Don't let Refused Deliveries Slow you down

Food Cowboy uses mobile technology to safely route surplus food from wholesalers and restaurants to food banks and soup kitchens instead of landfills.


Why and How We Can Change Things

Consumer food waste is largely behavioral but supply chain waste comes down to economics: Food is expensive to move. If it can’t be sold, it doesn’t make sense to preserve or transport it.

That is why wholesalers and distributors throw away thousands of tons of wholesome but blemished produce every day – not just because you and I won’t buy it, but because they can’t find charities to donate to in time. Why not?

The food supply chain is longer and more technologically interconnected than ever before. But most food charities haven’t progressed beyond spreadsheets and e-mail – their technology capacity is limited. Thus, the terrible irony of food companies paying to have nutritious fruits and vegetables hauled away to landfills, while charities just a few miles away pay good money to purchase the same foods.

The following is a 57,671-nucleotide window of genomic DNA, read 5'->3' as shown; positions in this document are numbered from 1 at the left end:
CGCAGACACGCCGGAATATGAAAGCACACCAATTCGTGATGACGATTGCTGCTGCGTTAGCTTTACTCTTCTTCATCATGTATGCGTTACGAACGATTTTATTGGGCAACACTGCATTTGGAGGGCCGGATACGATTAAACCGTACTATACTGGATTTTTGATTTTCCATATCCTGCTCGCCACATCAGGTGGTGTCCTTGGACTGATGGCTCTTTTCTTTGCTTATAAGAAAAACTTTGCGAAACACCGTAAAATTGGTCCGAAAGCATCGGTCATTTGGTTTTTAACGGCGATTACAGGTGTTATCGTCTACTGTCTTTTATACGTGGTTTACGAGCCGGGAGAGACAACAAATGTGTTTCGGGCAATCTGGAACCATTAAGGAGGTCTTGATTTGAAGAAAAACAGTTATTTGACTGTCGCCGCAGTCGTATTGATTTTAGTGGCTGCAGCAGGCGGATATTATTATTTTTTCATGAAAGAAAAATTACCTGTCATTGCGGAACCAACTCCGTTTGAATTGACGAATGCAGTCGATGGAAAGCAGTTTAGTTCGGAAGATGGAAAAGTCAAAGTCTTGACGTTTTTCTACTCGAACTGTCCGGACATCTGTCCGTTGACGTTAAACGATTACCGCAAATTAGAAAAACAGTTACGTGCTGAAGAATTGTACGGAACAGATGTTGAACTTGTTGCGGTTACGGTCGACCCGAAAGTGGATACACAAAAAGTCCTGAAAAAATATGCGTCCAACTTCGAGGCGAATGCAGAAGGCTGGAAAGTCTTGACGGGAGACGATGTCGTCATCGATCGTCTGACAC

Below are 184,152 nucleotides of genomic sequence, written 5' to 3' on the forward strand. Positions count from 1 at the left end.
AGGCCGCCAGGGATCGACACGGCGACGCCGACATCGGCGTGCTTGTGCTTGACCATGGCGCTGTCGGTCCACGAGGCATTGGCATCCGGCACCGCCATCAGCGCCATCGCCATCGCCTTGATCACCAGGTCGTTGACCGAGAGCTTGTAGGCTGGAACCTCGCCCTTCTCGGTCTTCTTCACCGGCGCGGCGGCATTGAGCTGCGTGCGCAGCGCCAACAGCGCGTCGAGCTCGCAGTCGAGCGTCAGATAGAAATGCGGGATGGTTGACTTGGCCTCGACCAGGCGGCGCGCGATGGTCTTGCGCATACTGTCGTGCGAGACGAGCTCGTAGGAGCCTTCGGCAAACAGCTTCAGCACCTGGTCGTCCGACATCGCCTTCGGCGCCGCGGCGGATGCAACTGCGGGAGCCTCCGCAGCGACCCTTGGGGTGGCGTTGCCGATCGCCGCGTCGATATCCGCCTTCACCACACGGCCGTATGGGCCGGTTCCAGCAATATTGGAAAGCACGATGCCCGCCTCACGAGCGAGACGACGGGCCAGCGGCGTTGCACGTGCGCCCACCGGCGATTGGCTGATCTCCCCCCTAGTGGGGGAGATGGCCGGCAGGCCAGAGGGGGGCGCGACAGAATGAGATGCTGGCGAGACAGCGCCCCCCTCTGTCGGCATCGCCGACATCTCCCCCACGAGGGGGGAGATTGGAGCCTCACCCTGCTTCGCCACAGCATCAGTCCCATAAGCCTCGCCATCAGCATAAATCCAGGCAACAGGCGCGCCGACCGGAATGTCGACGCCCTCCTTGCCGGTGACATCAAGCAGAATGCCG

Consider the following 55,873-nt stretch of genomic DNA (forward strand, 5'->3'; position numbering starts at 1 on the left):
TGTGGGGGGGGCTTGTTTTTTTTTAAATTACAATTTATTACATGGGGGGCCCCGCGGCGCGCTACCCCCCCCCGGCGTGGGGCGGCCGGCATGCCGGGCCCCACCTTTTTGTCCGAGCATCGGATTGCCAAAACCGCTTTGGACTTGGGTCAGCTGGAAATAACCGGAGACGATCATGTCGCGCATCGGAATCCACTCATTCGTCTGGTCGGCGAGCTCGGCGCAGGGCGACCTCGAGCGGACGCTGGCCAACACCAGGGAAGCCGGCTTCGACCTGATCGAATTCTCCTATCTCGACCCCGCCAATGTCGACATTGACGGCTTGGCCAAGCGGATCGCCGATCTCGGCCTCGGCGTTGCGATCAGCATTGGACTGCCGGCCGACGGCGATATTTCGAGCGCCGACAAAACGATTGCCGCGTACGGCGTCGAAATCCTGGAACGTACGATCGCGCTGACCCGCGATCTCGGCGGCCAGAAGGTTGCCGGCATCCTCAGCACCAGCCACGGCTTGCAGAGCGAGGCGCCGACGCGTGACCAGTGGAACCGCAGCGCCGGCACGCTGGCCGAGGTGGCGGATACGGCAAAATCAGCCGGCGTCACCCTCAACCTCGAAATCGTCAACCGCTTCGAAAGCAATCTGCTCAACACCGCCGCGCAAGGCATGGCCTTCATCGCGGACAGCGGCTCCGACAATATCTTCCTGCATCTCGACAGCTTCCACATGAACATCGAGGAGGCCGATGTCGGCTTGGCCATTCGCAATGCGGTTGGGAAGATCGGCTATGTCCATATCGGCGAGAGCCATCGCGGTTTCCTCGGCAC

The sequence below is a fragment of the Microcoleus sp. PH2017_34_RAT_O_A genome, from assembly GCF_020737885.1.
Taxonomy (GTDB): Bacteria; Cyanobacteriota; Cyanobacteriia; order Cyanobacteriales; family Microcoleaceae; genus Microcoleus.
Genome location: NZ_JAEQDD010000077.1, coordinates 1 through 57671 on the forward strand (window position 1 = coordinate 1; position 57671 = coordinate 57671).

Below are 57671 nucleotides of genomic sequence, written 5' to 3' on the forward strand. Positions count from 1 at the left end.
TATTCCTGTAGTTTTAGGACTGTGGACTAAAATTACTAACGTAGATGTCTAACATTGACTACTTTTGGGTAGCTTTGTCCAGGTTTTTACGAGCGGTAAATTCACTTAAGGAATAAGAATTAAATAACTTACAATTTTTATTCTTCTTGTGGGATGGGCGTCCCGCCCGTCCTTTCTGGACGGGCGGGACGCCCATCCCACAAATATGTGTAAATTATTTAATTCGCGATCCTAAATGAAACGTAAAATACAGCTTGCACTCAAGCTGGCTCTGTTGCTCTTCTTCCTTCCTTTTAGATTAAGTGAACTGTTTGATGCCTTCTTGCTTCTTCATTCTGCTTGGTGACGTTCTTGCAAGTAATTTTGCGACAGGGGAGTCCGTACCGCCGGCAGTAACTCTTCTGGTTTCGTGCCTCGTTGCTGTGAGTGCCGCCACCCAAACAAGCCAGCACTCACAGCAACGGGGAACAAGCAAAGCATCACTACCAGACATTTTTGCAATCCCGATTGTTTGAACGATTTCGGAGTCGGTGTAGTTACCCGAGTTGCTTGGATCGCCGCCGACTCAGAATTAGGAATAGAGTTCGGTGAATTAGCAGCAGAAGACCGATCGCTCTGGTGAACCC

Food Cowboy helps charities look and act more like supply chain companies. It can help truckers and other donors search for them by location, operating hours, storage capacity and even loading dock type. It can also handle scheduling and communications. Transfers happen efficiently and charitable donation paperwork is streamlined. Right now, the paperwork’s not worth the hassle.

There’s no getting around the fact that we are wasteful – yet we are also caring and innovative. In the past, we lacked both the technology and the understanding to do more than just talk about hunger and waste, but now we have real solutions. So let’s partner up to feed our neighbors and protect the environment.

Meet the Team

Our company is comprised of passionate people from many different industries and areas. It is through their hard work and passions that we are moving one step closer to preventing food waste